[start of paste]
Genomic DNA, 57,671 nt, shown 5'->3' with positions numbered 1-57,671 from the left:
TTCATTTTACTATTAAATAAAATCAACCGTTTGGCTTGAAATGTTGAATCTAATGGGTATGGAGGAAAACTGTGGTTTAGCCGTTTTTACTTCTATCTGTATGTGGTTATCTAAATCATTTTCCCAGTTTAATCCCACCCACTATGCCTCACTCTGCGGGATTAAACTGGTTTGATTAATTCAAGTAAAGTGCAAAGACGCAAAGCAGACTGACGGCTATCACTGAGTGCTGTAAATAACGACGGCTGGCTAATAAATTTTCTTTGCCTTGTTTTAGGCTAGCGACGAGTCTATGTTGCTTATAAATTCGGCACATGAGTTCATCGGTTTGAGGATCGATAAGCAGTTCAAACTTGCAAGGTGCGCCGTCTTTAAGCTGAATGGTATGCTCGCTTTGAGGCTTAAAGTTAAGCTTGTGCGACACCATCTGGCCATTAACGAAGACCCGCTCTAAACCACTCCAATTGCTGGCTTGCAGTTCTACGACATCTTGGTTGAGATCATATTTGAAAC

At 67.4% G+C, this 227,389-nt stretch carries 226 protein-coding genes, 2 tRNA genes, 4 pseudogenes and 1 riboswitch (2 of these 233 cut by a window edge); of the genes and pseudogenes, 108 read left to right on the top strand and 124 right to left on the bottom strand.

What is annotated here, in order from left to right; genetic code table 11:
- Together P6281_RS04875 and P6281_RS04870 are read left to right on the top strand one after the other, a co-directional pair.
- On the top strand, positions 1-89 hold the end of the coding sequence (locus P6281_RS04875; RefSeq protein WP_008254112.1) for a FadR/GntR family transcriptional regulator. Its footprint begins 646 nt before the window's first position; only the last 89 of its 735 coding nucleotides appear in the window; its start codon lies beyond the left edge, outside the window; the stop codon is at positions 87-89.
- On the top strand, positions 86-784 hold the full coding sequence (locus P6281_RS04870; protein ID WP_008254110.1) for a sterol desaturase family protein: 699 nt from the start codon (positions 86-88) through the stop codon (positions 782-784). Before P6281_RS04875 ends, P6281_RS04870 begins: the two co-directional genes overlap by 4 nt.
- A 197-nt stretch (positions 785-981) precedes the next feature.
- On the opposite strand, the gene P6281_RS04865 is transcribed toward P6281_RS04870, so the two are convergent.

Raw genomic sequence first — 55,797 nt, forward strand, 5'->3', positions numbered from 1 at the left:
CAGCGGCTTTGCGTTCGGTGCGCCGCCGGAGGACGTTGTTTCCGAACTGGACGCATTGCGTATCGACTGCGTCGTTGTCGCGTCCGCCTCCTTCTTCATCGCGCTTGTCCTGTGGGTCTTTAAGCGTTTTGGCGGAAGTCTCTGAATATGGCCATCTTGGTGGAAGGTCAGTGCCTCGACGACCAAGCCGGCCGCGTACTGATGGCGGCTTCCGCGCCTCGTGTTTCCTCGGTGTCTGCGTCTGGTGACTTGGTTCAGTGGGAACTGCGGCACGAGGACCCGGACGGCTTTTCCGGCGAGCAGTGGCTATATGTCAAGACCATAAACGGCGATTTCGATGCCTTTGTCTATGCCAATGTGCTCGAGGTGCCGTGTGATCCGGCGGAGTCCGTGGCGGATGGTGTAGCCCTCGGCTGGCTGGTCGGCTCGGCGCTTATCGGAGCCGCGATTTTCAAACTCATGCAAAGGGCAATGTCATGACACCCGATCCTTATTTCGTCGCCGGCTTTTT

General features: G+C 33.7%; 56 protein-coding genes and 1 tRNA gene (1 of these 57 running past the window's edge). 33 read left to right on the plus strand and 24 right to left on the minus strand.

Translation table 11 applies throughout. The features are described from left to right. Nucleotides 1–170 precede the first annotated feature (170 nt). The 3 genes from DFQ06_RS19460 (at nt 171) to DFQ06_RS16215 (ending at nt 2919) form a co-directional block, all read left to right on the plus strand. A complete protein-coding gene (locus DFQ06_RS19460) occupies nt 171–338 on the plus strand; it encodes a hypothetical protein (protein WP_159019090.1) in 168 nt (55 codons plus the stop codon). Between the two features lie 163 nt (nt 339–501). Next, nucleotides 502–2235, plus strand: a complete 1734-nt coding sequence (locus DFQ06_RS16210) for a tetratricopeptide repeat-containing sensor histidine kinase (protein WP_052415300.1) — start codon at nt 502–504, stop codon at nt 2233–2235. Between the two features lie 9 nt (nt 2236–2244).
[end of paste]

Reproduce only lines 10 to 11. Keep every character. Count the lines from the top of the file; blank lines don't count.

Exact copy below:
Raw genomic sequence first — 55,797 nt, forward strand, 5'->3', positions numbered from 1 at the left:
CAGCGGCTTTGCGTTCGGTGCGCCGCCGGAGGACGTTGTTTCCGAACTGGACGCATTGCGTATCGACTGCGTCGTTGTCGCGTCCGCCTCCTTCTTCATCGCGCTTGTCCTGTGGGTCTTTAAGCGTTTTGGCGGAAGTCTCTGAATATGGCCATCTTGGTGGAAGGTCAGTGCCTCGACGACCAAGCCGGCCGCGTACTGATGGCGGCTTCCGCGCCTCGTGTTTCCTCGGTGTCTGCGTCTGGTGACTTGGTTCAGTGGGAACTGCGGCACGAGGACCCGGACGGCTTTTCCGGCGAGCAGTGGCTATATGTCAAGACCATAAACGGCGATTTCGATGCCTTTGTCTATGCCAATGTGCTCGAGGTGCCGTGTGATCCGGCGGAGTCCGTGGCGGATGGTGTAGCCCTCGGCTGGCTGGTCGGCTCGGCGCTTATCGGAGCCGCGATTTTCAAACTCATGCAAAGGGCAATGTCATGACACCCGATCCTTATTTCGTCGCCGGCTTTTT